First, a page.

NEW YORK: Exxon Mobil and Chevron reported hefty losses in the latest quarter Friday as the weakened economic outlook due to the coronavirus pandemic pressures the industry to double down on cost cuts.
“We’ve never seen a market demand crash so far so deep,” said Exxon Mobil senior vice president Neil Chapman, reports AFP.While he noted early signs of recovery in motor fuel demand, a recovery in jet fuel is “likely to be much slower,” Chapman said, pointing to a dearth of international flights.
Exxon Mobil reported a loss of $1.1 billion in the second quarter, the biggest since the Exxon-Mobil merger in 1999.
Meanwhile, Chevron lost $8.3 billion in the same period, as it slashed the value of assets on expectations that commodity prices will stay down longer.
The figures incorporated a downgrade to the value of assets in Venezuela.
Weak economic conditions could weigh on Chevron’s results “into the third quarter” due to “significantly reduced” demand for petroleum-based products, chief executive Mike Wirth warned.
“Given the uncertainties associated with economic recovery, and ample oil and gas supplies, we made a downward revision to our commodity price outlook which resulted in asset impairments and other charges.”And Chevron’s chief financial officer Pierre Breber said on a conference call that the future was impossible to know, but the company was preparing for oil prices that are “lower for longer.”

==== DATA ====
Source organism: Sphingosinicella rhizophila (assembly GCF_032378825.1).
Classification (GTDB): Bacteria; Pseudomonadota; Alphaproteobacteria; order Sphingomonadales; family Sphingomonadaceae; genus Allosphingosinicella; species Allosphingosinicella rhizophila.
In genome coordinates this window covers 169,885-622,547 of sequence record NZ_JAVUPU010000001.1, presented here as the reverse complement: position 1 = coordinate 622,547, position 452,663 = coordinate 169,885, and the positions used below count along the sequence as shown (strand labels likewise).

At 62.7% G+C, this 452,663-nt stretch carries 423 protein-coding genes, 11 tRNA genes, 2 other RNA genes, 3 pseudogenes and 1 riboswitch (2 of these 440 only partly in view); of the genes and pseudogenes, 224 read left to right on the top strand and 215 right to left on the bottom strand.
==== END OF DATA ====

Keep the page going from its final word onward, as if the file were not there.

The losses come on the heels of similar reports Thursday from Royal Dutch Shell, Total and Eni and underscore the depressed state of affairs globally for a sector tied closely to the real economy.
Exxon Mobil’s revenues fell by more than 50 percent to $32.6 billion in the quarter, while Chevron’s revenues fell by almost two-thirds to $13.5 billion.
Although oil prices have returned to around $40 a barrel, they were still significantly below the same period of 2019. That led to losses at both companies in exploration and production.
Weak demand also weighed on downstream operations, although Exxon Mobil’s international refining arm was profitable due to lower expenses and improved operations compared to the 2019 period.
Chapman, in a conference call with analysts, said the company was reevaluating its oil price assumptions, but signaled it would rein in spending and not take on any more debt.